Throughout the game you will regularly find upgrades that allow you to jump higher, run faster, break through new types of block etc, but unusually for this type of game, many of these are not really necessary for completing the game, and you could even skip unless you want to try and get all the achievements.

Similarly, many of the upgrades you can buy from the vendors back in town are completely uneccessary, for instance you can buy maybe 6 or 7 different qualities of pickaxe, but once you've unlocked the mining drill fairly early in the game, the pickaxe becomes fairly redundant. That being said, it is still nice to have options, and returning to previous 'puzzle caves' with a new ability that allows you to reach a previously unattainable cache of ore is a nice touch, it's just a shame that it wasn't expanded upon more.

The game also offers a basic level of resource management, with water to power your tool needing to be refilled by standing in pools, or the light that powers your vision underground needing to be recharged by returning to the surface, but rather than add something to the game, it actually detracts from the experience as you may on occasion find yourself quite literally stumbling around in the dark forced to spend ages trying to break through rocks with your pickaxe as you've run out of light and water. Annoyingly you have to return to the surface to refill your light gauge, but can not refill your water gauge there, so it can sometimes mean a lot of uncessesary backtracking, and feels like a tool to artificially extend the playing time of the game.

In addition, the game offers little in the way of real challenge, either in the sparse combat or the handful of puzzle based rooms dotted about the three distinct levels of the game, so any semi competent gamer will find it a breeze to complete in a few hours. To properly explore every nook and cranny will take a little longer, but there isn't really a great deal of incentive to do so.

Despite the negatives though, I enjoyed playing through SteamWorld Dig, and feel that if the planned sequel is longer, with more advantage taken of the skills you earn while playing, then it would be a worthy purchase. As it stands, this game does feel like a missed opportunity, but the potential is definitely there, and I would recommend it to players who want a light-hearted and stress-free gaming experience, or to younger players.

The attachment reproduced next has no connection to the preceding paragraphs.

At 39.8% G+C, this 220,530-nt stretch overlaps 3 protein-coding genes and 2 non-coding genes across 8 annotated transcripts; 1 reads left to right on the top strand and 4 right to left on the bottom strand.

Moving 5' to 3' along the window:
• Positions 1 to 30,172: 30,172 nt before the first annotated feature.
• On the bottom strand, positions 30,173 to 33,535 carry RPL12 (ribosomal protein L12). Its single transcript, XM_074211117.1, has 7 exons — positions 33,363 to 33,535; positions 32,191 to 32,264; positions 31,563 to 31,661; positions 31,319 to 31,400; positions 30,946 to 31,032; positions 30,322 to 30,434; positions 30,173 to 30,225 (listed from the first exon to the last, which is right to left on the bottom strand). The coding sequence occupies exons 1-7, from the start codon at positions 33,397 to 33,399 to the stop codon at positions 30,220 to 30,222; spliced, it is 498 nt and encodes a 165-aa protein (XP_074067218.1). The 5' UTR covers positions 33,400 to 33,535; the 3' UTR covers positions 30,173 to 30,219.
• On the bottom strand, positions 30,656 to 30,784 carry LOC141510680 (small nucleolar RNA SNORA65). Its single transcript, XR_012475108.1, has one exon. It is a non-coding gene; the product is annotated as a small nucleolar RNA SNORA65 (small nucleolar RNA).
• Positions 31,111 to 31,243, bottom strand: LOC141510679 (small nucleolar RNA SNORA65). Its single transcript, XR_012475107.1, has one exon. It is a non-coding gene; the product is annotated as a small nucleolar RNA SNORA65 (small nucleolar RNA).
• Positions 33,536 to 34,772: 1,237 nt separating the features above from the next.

7/10
Posted December 16, 2013. Last edited December 16, 2013.
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1 person found this review helpful
10.7 hrs on record
The Swapper has a thought provoking premise. The action of effectively killing clones of yourself over and over just to proceed, the philosophical argument about who is the real you, are you you, or are you a clone? Does it matter?

Ultimately, that's for you to decide, but the most important thing is how the game plays, and happily, it is a truly great experience.

The puzzles are excellent from start to finish. There are some really difficult ones in there, but they're never unfair, and because the game doesn't punish you for trial and error, other than by having you restart the room you're in, it hardly ever gets frustrating.

Then there are the graphics. The Swapper has a really unique style, perhaps somewhat similar to The Dream Machine, with some excellent lighting and particle effects which really make this game look fantastic.

The story isn't bad either. Aside from the aformentioned philosophical elements, there's also an interesting sci-fi tale going on in the background, and throughout the playthrough there's an excellent sense of mystery and isolation.

The only real negative I can think of about The Swapper is that the achievements are terrible. All of them are for accessing terminals which are hidden in such obscure places that you wouldn't even come close to spotting even one of them on a normal playthrough.

But that's a minor complaint in an otherwise excellent game, and most certainly one of the best in the puzzle genre, so I highly recommend you give it a try!

9/10
Posted October 4, 2013. Last edited December 9, 2018.
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Showing 1-7 of 7 entries